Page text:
[intro2]Prepping is not only a way of doing things, it’s a mindset. [/intro2]
I want to give you a bit of history into why my family and I prep. I hope that in reading why we do what we do, that you will choose to prep if you aren’t prepping or perhaps will renew your commitment to it.
To expect the unexpected: Long ago as child I was involved in Boy Scouts. The motto is “be prepared.” I never took that as being prepared for some things. I took it as being prepared for all things. You never really know what you may encounter out there from natural disasters, terrorist attacks, riots, etc.
To be self-reliant: I believe to be a good prepper you cannot rely on what you have stored away solely. You need to put into place a system to replenish or replace your stores. Gardening, raising livestock, etc are ways to do this.
To build life skills: Being a prepper is not just about stocking up supplies. In relating to the above points, you need to build up skills in all areas (Homesteading, Self Defense, Fitness, Community Relations/Bartering, Medicine) which can help you in life not just prepping. Goods and services can be taken away or prove unreliable…skills cannot.
To help others become better: Getting involved in the community and with like-minded folks to “have each others backs” should something happen is a good asset for all involved.
So what are we doing in order to be better preppers? Well, we have stockpiled numerous goods to help us in case of a simple power or other utility outage. Recently we had a freak snowstorm here in NE Texas and power was knocked out for almost 2 days. Luckily we had food and water stocked with plenty of warm clothes. Additionally we had numerous ways to heat up food and provide water for ourselves should the outage have lasted much longer than it did. Not long after that the city water went out for almost a day and the entire town was turned off. Luckily we had water stockpiled to allow us to stay hydrated and cook. Having the basics of food and water for at least 72 hours is a start for sure and should take you through most short-term outages or disasters. Long-term disasters also happen and its important to be ready. Studies have shown that most supermarket shelves are empty within 3 days if not sooner during an incident.
We live on rental property that luckily has a large lot. After several years of dragging our feet, we decided to jump into the self-reliant end of things and planted a small garden of about 300 sq ft. We planted the usual fares of tomatoes, peppers, okra, squash, cucumbers, watermelons, and a few kitchen herbs. We had an overall good harvest and canned a lot of our yield that we didn’t eat. We learned some good lessons overall, building on what we had and using what we learned from growing up gardening with our parents and grandparents. In the short-term, even though we are in town, we plan on expanding our in town homestead to include chickens and a better compost system. We have some seeds set aside but plan on picking up more later this year for safekeeping. Someday we hope to move to our own property outside of town to have more flexibility with our self-reliance needs.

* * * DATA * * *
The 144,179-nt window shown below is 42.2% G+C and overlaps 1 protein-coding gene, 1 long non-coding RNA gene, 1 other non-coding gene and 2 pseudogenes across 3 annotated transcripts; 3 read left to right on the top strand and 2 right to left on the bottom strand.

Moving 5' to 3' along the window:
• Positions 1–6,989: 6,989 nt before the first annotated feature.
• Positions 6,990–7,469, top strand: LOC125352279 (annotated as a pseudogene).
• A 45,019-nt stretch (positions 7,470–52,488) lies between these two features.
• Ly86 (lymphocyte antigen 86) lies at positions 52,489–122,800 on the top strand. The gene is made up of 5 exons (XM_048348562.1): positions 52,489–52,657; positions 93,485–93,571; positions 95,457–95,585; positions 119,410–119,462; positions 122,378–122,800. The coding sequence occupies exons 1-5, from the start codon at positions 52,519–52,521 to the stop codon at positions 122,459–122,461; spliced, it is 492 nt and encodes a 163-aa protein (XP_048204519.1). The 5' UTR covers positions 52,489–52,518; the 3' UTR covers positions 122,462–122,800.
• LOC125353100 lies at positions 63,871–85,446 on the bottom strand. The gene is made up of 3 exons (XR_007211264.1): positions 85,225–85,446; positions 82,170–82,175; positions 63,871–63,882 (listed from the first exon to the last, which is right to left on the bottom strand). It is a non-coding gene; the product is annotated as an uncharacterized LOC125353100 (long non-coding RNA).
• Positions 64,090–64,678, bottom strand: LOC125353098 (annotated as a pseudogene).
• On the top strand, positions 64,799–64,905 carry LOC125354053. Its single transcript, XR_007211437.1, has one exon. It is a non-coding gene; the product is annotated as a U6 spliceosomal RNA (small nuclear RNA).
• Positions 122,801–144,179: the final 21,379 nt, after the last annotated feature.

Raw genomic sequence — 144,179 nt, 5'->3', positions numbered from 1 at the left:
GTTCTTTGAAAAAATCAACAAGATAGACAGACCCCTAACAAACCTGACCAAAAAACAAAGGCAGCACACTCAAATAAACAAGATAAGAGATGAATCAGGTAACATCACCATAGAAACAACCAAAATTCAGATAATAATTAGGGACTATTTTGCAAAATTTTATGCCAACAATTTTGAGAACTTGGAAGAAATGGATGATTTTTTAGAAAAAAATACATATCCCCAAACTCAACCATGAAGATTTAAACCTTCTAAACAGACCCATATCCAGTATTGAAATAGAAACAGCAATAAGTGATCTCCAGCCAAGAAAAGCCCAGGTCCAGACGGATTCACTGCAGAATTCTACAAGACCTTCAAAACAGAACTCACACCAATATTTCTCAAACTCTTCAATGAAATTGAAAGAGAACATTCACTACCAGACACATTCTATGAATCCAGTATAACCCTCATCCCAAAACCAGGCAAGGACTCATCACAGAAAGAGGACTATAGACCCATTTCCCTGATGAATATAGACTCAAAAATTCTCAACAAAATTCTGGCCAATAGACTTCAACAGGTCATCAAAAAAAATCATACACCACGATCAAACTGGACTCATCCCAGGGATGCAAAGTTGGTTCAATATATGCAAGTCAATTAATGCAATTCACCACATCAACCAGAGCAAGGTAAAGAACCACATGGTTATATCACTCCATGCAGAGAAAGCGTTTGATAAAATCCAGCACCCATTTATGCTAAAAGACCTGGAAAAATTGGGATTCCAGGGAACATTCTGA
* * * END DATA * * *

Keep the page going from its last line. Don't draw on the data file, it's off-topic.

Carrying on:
Skills are built by practice, research, and learning from others. I have been in Boy Scouts for most of my life and earned my Eagle. I learned countless outdoor skills in Scouts and still apply them to this day. I earned a Forestry degree in college and spent the past decade of my life as a park ranger for two different park systems. During that time I was able to further hone my skills and teach others how to build fires, hike safely, camp well, observe nature, and so forth. Additionally, about half of that time I served as a commissioned officer and was able to get some good experience in Law Enforcement. My latest adventures for this year include earning my Ham License, Going to EMT training, and learning how to reload ammo. Skills like those come in handy and can never be taken away once they are learned.
There are numerous preparedness groups out there for you to get involved with in your community and maybe not the ones you may think of. Local law enforcement, ambulance service, and fire departments may have programs in place for search and rescue, first responders, citizen patrols, etc. Getting involved with one or more of these agencies/organizations almost guarantees you will receive training. By being a part of these organizations you are not only helping you and your family be better prepared, but you are also helping others in your community. My wife is an EMT and is involved with the ambulance service to provide medical services to our area and additionally we are involved in a few local preparedness groups to help get organized and to learn skills from each other. I have been writing about preparedness topics for a little over a year now and like helping others learn new things.
All in all, prepping can be a lot of fun. There is a lot to it and no one can be completely prepared for anything that might happen. If you are already preparing, keep it up! If you haven’t started yet, now is the time. Times are tough now and don’t look like they will improve overall anytime soon. I encourage you to get busy now and start learning! Thanks for reading! Happy Prepping! Please comment below with your comments, suggestions, or questions.
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